Good news for domestic workers (especially caregivers and nannies)

Good news for domestic workers (especially caregivers and nannies)

Q: THANK you for keeping us updated on the latest employment laws. I work as a caregiver/housekeeper for a senior couple in Los Angeles. Back in 2014, they started paying me overtime because they said it was the new law. But I heard from another caregiver friend that this new overtime law is only temporary for caregivers and starting 2017, we will not be entitled to overtime again. Is this true?

A: Not anymore. It is true that on January 1, 2014, the Domestic Worker Bill of Rights took effect, which entitled personal attendants (such as caregivers and nannies) working in private households, to overtime pay if they work more than 9 hours in a day or more than 45 hours in a week. Before 2014, personal attendants were not entitled to overtime. (They were entitled to be paid at least the minimum wage but not overtime.)

After the 2014 law took effect, California lawmakers had three years (or until 2017) to either revoke the overtime pay for personal attendants or make it permanent. After studying reports regarding the effects of the Domestic Worker Bill of Rights on the affected employees and their employers, lawmakers decided to make the overtime law for personal attendants permanent. This new law was then signed by California’s governor on September 12, 2016. So personal attendants do not have to worry. They will still be entitled to overtime after 2017.

This new law making personal attendants permanently entitled to overtime is welcome news for domestic workers everywhere in California. UCLA Labor Center reports that about 2 million households in California hire domestic workers for housecleaning (54%), homecare support for seniors and disabled persons (27%), and childcare (19%). Many of these domestic workers are live-in, and a significant number work 24-hour shifts.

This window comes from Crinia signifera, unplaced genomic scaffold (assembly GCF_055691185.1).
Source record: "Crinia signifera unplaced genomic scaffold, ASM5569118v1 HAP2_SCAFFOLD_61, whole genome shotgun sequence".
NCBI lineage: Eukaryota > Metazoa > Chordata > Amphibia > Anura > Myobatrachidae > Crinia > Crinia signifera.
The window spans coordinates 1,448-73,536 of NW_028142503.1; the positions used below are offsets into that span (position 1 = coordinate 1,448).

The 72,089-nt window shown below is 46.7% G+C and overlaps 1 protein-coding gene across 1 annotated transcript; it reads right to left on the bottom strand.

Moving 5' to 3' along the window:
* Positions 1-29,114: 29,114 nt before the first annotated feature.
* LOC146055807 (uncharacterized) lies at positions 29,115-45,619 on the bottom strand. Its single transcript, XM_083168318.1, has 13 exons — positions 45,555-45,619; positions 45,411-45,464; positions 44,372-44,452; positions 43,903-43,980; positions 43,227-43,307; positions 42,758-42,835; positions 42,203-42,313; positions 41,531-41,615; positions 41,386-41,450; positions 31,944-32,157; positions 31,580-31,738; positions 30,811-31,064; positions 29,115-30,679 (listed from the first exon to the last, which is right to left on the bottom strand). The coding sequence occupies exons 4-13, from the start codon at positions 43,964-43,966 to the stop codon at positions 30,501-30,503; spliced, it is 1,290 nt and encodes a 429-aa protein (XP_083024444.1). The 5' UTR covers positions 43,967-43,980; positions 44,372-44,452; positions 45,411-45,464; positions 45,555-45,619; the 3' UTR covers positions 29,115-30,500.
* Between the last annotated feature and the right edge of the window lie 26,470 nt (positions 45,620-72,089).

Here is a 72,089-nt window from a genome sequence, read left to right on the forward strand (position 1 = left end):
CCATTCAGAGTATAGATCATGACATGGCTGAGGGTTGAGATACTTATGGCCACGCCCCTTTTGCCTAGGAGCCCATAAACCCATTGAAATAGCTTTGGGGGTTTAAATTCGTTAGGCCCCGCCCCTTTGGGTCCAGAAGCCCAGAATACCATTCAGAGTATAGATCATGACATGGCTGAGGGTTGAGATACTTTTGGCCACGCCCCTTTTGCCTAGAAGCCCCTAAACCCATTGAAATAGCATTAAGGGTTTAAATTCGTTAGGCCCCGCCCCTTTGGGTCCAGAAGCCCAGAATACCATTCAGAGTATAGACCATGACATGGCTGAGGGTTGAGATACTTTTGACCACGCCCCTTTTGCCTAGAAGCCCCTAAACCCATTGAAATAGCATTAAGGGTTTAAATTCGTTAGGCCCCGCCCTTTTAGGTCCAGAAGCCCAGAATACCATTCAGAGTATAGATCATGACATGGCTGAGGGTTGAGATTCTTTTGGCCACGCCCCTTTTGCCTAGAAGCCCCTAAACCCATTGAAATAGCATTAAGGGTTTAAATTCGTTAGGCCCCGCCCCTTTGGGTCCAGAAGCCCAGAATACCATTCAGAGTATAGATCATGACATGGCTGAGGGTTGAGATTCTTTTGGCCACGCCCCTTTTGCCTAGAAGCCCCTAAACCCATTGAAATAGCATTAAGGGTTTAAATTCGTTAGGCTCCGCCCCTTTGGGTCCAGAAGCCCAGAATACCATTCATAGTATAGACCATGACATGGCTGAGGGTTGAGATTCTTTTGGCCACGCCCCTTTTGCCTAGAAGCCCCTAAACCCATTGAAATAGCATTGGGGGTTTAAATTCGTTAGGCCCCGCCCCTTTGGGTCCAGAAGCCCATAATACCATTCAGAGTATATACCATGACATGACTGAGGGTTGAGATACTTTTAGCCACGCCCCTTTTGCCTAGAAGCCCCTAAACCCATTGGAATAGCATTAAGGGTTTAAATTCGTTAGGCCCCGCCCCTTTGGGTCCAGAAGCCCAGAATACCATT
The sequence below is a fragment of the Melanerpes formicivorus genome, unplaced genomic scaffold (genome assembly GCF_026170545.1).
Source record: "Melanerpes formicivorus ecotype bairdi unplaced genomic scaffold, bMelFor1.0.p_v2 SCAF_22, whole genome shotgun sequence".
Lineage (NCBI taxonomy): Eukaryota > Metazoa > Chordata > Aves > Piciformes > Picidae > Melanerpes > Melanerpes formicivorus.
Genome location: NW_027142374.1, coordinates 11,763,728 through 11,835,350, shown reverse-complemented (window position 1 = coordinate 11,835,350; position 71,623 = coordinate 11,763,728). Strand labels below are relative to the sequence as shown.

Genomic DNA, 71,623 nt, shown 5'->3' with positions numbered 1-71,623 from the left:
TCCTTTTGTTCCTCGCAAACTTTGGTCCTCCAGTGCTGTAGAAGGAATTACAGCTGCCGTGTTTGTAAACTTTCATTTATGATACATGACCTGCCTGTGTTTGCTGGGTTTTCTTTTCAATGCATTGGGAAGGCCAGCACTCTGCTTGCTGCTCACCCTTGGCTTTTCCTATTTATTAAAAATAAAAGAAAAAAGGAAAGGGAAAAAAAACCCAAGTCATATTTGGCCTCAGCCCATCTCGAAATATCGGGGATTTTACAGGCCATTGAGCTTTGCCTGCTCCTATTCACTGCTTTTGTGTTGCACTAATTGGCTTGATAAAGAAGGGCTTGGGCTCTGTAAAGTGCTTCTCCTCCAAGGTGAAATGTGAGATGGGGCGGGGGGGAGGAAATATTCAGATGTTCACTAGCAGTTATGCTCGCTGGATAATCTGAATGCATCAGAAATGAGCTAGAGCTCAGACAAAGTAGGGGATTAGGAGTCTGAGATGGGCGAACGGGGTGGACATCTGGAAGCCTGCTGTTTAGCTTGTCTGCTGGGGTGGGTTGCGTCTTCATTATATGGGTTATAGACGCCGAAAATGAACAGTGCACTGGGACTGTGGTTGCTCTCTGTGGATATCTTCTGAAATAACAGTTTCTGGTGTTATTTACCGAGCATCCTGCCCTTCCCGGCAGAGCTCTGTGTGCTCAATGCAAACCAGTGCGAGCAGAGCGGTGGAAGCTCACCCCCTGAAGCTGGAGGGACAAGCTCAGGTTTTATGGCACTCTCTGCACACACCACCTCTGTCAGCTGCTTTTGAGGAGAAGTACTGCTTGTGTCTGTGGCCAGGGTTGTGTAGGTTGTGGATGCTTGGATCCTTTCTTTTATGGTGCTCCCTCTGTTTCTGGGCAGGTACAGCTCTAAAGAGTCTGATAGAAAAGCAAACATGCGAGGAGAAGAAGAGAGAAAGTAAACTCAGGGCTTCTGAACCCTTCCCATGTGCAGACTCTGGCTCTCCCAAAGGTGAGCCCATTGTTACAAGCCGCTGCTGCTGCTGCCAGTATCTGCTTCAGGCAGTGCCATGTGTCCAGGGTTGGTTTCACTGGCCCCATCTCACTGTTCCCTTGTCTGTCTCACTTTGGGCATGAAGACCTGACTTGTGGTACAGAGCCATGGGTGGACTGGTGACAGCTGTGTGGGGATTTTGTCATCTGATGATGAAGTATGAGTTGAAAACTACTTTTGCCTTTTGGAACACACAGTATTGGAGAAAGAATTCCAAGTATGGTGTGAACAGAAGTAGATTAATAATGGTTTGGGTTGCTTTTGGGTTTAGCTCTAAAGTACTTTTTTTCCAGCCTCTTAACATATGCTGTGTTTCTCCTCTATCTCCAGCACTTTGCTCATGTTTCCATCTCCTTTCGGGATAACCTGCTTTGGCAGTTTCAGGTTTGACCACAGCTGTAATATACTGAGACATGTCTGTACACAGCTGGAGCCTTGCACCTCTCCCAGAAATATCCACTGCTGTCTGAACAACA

Personal attendants are some of the most exploited and underpaid of domestic workers. As one California lawmaker put it, “Domestic workers who care for property such as landscaping or housekeeping are generally entitled to overtime.  Those domestic workers who care for children, the infirm, the elderly, and those with disabilities [are] not.” The Domestic Worker Bill of Rights is aimed to correct this injustice and to provide personal attendants equal treatment under the law.

Thus, starting 2014, personal attendants became entitled to overtime pay of one and one-half times the employee’s regular rate of pay for all hours worked over nine hours in any workday and for all hours worked more than 45 hours in the workweek. Personal attendants are those domestic workers who supervise, feed, or dress a child, or a person of advanced age, physical disability, or mental deficiency who needs supervision.

In our years of practice, however, we have found that many persons who say they are “caregivers” or “nannies” really have other work tasks that are not related to being a personal attendant. Many of these workers actually spend several hours on housekeeping duties, such as cleaning the house, doing the laundry, cooking food for the entire family, or buying groceries for the entire household. Under the law, “personal attendants” who devote more than 20% of their work hours to housekeeping work (not just feeding, dressing, or supervising someone), are entitled to overtime pay, even if these tasks occurred before 2014.

Another important issue to consider is that live-in caregivers and nannies are often made to stay at home even during supposedly off-duty hours, or are required to wake up at night, to attend to their charges. These personal attendants do not get any day off, or at least 5 straight hours of sleep. This effectively puts them on a 24-hour shift, 6 to 7 days per week. The problem is that even with this round-the-clock work requirement, they are not paid for all of the hours they worked.

In the above situations, it is best for the domestic worker or caregiver to consult with an experienced employment attorney to find out if they are entitled to additional back wages and how such wages can be paid to them.

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The Law Offices of C. Joe Sayas, Jr. welcomes inquiries about this topic. All inquiries are confidential and at no-cost. You can contact the office at (818) 291-0088 or visit www.joesayaslaw.com. 

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C. Joe Sayas, Jr., Esq. is an experienced trial attorney who has successfully obtained significant recoveries for thousands of employees and consumers. He is named Top Labor & Employment Attorney in California by the Daily Journal, consistently Aselected as Super Lawyer by the Los Angeles Magazine, and is a member of the Million Dollar-Advocates Forum. 

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